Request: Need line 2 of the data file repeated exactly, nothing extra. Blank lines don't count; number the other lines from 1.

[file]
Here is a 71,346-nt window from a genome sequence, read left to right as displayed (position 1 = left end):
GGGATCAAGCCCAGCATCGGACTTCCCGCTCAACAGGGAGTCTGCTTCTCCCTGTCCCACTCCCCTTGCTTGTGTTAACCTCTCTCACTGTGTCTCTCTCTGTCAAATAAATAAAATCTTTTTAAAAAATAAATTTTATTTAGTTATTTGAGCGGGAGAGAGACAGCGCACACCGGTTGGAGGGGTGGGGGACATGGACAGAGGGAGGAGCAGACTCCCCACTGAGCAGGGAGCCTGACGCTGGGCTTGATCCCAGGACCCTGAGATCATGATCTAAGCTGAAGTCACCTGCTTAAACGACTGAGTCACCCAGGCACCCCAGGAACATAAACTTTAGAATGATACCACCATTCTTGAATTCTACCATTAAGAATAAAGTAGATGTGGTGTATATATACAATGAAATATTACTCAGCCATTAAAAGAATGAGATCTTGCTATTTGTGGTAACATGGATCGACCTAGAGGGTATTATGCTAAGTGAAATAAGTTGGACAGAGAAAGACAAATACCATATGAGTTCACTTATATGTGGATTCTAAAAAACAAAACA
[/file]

GGGATCAAGCCCAGCATCGGACTTCCCGCTCAACAGGGAGTCTGCTTCTCCCTGTCCCACTCCCCTTGCTTGTGTTAACCTCTCTCACTGTGTCTCTCTCTGTCAAATAAATAAAATCTTTTTAAAAAATAAATTTTATTTAGTTATTTGAGCGGGAGAGAGACAGCGCACACCGGTTGGAGGGGTGGGGGACATGGACAGAGGGAGGAGCAGACTCCCCACTGAGCAGGGAGCCTGACGCTGGGCTTGATCCCAGGACCCTGAGATCATGATCTAAGCTGAAGTCACCTGCTTAAACGACTGAGTCACCCAGGCACCCCAGGAACATAAACTTTAGAATGATACCACCATTCTTGAATTCTACCATTAAGAATAAAGTAGATGTGGTGTATATATACAATGAAATATTACTCAGCCATTAAAAGAATGAGATCTTGCTATTTGTGGTAACATGGATCGACCTAGAGGGTATTATGCTAAGTGAAATAAGTTGGACAGAGAAAGACAAATACCATATGAGTTCACTTATATGTGGATTCTAAAAAACAAAACA